If hackers were to take over a user's LG SmartThinQ app account, they could then access that user's Hom-Bot robot vacuum cleaner and use it as a spy tool.
If hackers were to take over a user's LG SmartThinQ app account, they could then access that user's Hom-Bot robot vacuum cleaner and use it as a spy tool.

LG Electronics has patched a bug in its smart appliance app that can be exploited to gain remote access to devices under its control, including a camera-equipped vacuum that can be abused to spy on its owners.

Users of the LG SmartThinQ app who have not yet updated their software to version 1.9.23 could also have their dishwashers and washing machines turned on or off at will, reports Check Point Software Technologies, in a Thursday blog post authored by researchers Roman Zaikin, Dikla Barda, and Oded Vanunu .

The vulnerability, dubbed HomeHack, exists due to a flawed account login process that doesn't properly connect its steps. This allows attackers to use enter a random username to successfully pass user authentication, before switching to the victim's actual username for the rest of the process, including signature and access token generation.

Check Point explains the exploit process further: "First, the attacker needs to recompile the LG application on the client side, in order to bypass security protections. This enables the traffic between the appliance and the LG server to be intercepted," the blog post explains. "Then, the would-be attacker creates a fake LG account to initiate the login process. By manipulating the login process and entering the victim's email address instead of their own, it was possible to hack into the victim's account and take control of all LG SmartThinQ devices owned by the user..."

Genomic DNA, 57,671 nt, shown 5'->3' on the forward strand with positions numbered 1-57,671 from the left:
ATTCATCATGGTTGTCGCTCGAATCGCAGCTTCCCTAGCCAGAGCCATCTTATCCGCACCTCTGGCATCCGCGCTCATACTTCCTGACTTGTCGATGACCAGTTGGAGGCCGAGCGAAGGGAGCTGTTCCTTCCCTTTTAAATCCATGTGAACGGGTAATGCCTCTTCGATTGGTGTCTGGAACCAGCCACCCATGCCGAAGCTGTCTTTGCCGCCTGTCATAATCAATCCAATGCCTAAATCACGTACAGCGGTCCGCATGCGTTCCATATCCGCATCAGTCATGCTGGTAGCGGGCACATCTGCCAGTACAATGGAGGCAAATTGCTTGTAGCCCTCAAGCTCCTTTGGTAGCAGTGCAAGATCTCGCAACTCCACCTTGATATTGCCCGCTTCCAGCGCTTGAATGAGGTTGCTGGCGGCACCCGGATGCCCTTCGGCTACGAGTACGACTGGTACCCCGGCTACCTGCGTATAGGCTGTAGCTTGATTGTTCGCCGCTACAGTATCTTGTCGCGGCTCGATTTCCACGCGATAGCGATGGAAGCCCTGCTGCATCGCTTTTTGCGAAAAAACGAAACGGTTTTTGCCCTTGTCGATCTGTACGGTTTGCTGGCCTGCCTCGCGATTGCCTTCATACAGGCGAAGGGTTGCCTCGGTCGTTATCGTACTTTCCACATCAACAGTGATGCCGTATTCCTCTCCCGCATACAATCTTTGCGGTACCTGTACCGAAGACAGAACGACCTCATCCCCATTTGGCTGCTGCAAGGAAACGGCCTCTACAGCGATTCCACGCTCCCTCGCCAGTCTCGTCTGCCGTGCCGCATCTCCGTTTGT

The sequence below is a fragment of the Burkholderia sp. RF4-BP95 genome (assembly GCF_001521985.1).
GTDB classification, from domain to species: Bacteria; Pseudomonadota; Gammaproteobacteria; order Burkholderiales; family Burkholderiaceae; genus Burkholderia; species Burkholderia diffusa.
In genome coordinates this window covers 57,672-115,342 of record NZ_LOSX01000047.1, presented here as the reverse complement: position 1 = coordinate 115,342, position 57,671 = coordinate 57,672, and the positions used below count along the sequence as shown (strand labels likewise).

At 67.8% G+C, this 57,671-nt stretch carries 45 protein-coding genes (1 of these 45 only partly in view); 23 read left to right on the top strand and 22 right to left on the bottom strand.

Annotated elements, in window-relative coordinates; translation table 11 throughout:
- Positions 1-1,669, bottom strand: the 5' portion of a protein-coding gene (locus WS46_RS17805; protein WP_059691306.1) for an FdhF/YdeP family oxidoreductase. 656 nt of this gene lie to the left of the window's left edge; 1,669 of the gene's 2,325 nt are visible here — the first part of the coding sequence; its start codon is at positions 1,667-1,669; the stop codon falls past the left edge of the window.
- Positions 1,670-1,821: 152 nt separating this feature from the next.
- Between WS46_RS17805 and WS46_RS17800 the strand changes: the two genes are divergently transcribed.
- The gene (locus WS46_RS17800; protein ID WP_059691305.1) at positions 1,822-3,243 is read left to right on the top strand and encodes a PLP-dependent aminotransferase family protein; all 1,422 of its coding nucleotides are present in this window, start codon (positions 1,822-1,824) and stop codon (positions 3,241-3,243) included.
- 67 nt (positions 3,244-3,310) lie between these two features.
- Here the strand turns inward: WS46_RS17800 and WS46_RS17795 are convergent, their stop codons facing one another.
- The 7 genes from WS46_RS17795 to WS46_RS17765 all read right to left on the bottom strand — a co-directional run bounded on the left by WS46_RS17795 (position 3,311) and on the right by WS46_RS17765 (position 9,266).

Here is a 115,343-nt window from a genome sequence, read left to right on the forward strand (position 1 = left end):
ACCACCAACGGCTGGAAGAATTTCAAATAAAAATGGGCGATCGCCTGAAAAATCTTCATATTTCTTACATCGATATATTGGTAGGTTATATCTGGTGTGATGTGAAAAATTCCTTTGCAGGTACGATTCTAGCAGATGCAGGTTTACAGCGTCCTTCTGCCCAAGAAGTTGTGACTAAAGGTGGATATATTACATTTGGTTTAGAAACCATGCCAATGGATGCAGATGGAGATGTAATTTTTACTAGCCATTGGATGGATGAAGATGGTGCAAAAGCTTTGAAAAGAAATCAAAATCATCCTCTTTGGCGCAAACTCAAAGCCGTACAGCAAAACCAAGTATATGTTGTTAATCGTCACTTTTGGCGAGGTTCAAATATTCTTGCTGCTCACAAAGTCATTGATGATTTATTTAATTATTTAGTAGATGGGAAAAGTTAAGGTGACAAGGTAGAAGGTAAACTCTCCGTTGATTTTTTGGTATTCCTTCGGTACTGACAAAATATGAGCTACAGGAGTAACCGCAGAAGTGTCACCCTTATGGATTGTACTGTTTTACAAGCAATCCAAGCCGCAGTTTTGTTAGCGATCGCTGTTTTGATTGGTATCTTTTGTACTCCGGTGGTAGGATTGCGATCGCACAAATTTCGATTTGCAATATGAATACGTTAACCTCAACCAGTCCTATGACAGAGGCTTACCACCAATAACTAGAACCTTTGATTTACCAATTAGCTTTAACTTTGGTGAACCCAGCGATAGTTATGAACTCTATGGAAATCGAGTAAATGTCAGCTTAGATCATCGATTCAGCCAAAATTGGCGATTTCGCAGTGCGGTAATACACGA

Among the impacted devices is the Hom-Bot robot vacuum cleaner, an automated housekeeping device that also sends out security alerts when it detects movement. When homeowners receive such an alert, they can use the app to turn on the vacuum's built-in video camera in order to view a live security feed on their smartphones.

If the app is taken over by hackers, however, then they can access the vacuum's camera to spy on the device's owner, conducting surveillance on his or her house.

Other potentially impacted devices include refrigerators, ovens, dryers, and air conditioners.

LG updated its app software on Sept. 29, two months after Check Point researchers discovered the vulnerability at the end of July.

"Earlier this year LG Electronics teamed up with Check Point Software Technologies to run an advanced rooting process designed to detect security issues in our smart ecosystem and immediately began updating the relevant programs," explains an official LG company statement provided to SC Media. "Strengthening our software security system is a top priority at LG and partnering with cyber-security solution experts such as Check Point will be part of our strategy going forward."